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Forest Gardening Film Night report

forest garden film night

Since the screening of Rebecca Hoskins excelent ‘Farm For The Future’ documentary which spelled out the implications of the end of cheap oil for the farming industry as well as explored some permaculture based alternatives, there has been a huge upsurge of interest in forest gardening as a means of food production.

Our Forest Gardening Film Night at the Friends Meeting House in Leigh on October 19th was also a great success, attracting a good crowd of around 30 or so to see ‘A Forest Garden Year’, the recently released documentary about the Agroforestry Research Trust founded by Martin Crawford near Dartington in South Devon, and ‘Urban Forest Gardens’, a short film illustrating working forest gardens in Leigh on Sea and London (see Youtube clips of both films below).

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These were followed by informal chat well lubricated by plenty of apples, pears and freshly pressed apple juice, all sourced from local orchards and Ron’s forest garden. We also featured plenty of books for perusal and displays celebrating our local orchard heritage, including St Laurence orchard on Eastwoodbury Road.

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We’d be interested in running a series of locally based forest gardening workshops perhaps early next year, if interested please let us know by email or via the comments box below.

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What is Forest Gardening?

The concept was pioneered by Robert Hart, who examined the interactions and relationships that take place between plants in natural systems, particularly in woodland, the climax eco-system of a cool temperate region such as the British Isles, as well as the abundant food producing ‘home gardens’ of Kerala. This led him to evolve the concept of the ‘Forest Garden’: Based on the observation that the natural forest can be divided into distinct layers or ‘storeys’, he developed an existing small orchard of apples and pears into an edible landscape consisting of seven dimensions;

I)A ‘canopy’ layer consisting of the original mature fruit trees.
2)A ‘low-tree’ layer of smaller nut and fruit trees on dwarfing root stocks.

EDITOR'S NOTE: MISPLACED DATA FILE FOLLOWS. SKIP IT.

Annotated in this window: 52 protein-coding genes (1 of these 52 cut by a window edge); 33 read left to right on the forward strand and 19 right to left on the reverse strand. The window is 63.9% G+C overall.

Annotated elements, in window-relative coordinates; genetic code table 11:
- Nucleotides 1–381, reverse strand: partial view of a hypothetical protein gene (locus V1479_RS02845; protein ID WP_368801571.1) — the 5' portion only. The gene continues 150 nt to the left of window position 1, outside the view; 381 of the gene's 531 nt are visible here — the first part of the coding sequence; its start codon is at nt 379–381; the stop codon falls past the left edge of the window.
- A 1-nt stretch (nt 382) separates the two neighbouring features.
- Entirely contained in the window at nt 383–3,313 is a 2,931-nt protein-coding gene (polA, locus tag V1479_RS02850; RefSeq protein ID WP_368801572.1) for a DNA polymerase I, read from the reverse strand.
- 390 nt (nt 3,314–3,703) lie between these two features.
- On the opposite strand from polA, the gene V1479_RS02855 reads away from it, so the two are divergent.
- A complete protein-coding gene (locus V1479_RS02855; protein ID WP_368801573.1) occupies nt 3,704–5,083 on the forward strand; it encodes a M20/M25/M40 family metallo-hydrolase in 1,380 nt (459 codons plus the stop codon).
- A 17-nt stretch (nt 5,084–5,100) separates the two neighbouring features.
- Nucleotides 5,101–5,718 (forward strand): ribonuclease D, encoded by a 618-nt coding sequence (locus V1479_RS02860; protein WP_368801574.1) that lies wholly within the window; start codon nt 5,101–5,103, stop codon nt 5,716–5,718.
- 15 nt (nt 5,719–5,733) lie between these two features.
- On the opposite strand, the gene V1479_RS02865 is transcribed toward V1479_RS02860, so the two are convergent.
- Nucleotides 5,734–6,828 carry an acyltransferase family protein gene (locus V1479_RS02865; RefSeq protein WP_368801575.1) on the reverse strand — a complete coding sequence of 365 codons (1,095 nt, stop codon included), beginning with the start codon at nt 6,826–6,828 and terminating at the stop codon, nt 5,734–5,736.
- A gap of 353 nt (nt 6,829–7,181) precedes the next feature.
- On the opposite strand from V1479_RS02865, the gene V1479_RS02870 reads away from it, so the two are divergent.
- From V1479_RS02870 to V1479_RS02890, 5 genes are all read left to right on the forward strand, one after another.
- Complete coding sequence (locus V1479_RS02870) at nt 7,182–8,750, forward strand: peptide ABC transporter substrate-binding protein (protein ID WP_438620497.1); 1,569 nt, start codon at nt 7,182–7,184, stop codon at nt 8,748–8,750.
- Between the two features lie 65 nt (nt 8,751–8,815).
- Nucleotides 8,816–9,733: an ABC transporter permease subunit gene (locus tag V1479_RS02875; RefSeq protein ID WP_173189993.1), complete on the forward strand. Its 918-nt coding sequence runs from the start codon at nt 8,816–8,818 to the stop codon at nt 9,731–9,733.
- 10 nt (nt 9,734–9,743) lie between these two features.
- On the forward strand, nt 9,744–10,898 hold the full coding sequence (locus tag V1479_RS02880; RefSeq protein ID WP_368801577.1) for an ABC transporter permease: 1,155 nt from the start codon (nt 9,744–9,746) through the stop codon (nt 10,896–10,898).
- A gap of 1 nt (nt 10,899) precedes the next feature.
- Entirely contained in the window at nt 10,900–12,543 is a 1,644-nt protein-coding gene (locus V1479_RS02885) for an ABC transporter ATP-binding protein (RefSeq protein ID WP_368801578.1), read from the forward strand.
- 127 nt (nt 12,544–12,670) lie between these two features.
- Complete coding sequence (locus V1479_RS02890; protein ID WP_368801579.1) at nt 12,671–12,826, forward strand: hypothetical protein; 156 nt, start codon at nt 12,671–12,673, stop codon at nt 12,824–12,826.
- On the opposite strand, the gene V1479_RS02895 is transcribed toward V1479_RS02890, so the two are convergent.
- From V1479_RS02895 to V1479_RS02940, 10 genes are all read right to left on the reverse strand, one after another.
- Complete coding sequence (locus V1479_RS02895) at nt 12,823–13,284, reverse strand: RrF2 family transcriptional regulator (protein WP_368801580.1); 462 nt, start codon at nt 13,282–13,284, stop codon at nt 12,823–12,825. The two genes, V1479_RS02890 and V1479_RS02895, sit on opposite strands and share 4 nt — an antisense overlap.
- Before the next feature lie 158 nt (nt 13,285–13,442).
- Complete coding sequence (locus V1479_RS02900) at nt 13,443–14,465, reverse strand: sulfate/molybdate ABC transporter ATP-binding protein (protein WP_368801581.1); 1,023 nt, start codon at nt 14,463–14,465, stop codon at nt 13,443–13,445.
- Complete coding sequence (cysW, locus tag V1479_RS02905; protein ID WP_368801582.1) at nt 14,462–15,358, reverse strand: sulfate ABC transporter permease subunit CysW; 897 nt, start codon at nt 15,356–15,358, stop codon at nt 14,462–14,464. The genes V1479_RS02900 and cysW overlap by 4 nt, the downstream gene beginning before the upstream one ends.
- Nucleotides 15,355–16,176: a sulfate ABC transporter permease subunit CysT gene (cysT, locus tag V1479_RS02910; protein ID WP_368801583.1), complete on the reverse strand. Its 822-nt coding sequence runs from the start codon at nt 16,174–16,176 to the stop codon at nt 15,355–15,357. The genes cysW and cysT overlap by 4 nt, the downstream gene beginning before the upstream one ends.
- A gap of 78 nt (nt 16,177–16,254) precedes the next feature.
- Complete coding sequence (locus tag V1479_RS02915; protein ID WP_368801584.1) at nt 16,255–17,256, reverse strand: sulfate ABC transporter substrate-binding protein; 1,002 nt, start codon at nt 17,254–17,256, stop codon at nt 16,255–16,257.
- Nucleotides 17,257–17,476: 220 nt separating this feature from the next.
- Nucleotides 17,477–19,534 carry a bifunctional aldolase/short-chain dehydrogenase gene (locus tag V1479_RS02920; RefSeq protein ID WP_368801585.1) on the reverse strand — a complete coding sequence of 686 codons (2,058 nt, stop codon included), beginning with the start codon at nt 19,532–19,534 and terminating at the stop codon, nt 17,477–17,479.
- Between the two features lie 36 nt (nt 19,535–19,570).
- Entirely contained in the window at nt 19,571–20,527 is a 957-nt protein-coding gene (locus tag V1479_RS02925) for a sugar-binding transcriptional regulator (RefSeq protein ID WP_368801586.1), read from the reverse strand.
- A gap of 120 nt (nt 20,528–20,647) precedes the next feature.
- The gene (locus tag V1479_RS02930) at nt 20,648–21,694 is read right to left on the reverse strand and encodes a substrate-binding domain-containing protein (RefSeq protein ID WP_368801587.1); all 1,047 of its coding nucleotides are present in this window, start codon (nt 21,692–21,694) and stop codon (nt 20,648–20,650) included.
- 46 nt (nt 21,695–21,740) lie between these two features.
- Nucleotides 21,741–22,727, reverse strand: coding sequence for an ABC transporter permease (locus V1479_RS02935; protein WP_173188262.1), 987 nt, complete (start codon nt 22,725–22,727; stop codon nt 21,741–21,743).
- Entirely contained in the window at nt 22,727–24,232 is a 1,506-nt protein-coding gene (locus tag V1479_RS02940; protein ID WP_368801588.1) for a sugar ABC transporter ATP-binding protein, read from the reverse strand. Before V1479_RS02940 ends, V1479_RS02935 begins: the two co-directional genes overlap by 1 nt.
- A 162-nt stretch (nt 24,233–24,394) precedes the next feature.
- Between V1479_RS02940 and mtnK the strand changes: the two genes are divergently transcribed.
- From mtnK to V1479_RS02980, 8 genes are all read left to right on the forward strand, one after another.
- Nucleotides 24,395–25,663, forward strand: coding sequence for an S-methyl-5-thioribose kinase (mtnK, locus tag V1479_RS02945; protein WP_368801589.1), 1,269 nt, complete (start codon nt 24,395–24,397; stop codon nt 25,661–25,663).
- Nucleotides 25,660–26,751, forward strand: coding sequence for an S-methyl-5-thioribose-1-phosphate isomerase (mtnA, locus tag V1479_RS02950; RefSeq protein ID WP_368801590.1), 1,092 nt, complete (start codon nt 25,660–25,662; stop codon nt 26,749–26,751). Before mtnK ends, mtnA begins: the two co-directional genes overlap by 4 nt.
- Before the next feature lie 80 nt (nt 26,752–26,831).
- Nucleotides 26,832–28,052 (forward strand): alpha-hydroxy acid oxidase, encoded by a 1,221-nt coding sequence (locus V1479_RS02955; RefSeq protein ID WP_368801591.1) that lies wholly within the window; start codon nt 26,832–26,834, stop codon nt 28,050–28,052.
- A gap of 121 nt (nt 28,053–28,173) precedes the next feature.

3)A ‘shrub layer’ of fruit bushes such as currants and berries.
4)A ‘herbaceous layer’ of perennial vegetables and herbs.
5)A ‘ground cover’ layer of edible plants that spread horizontally.
6)A ‘rhizosphere’ or ‘underground’ dimension of plants grown for their roots and tubers.
7)A vertical ‘layer’ of vines and climbers.

forest garden abundance

Stepping into the Forest Garden is like entering another world. All around is lushness and abundance, a sharp contrast to the dust bowl aridity of the surrounding prairie farmed fields and farmlands. At first the sheer profusion of growth is bewildering, like entering a wild wood. We’re not used to productive landscapes appearing so disorderly. But it doesn’t take long for the true harmony of nature’s systems to reveal themselves, and the realisation sinks in that in fact it is the Agribiz monocultures, with their heavy machinery, genetic manipulation, erosion, high water inputs, pesticides and fertilisers which are in a total state of maintained chaos. Whereas hectares of land may produce bushel after bushel of but one crop, genetically degraded and totally vulnerable to ever more virulent strains of pest and disease without the dubious protection of massive chemical inputs, just an eighth of an acre of a garden such as Robert’s can output a tremendous variety of yields.

Inspired by Robert’s example, forest gardening has become an international movement, and projects been planted in community spaces, private gardens and school grounds. They have the potential to contribute enormously to the social, physical, spiritual,economic and environmental well being of communities.

Obviously, few of us are in a position to restore the forests.. But tens of millions of us have gardens, or access to open spaces such as industrial wastelands, where trees can be planted. and if full advantage can be taken of the potentialities that are available even in heavily built up areas, new ‘city forests’ can arise…” (Robert A.de J.Hart)

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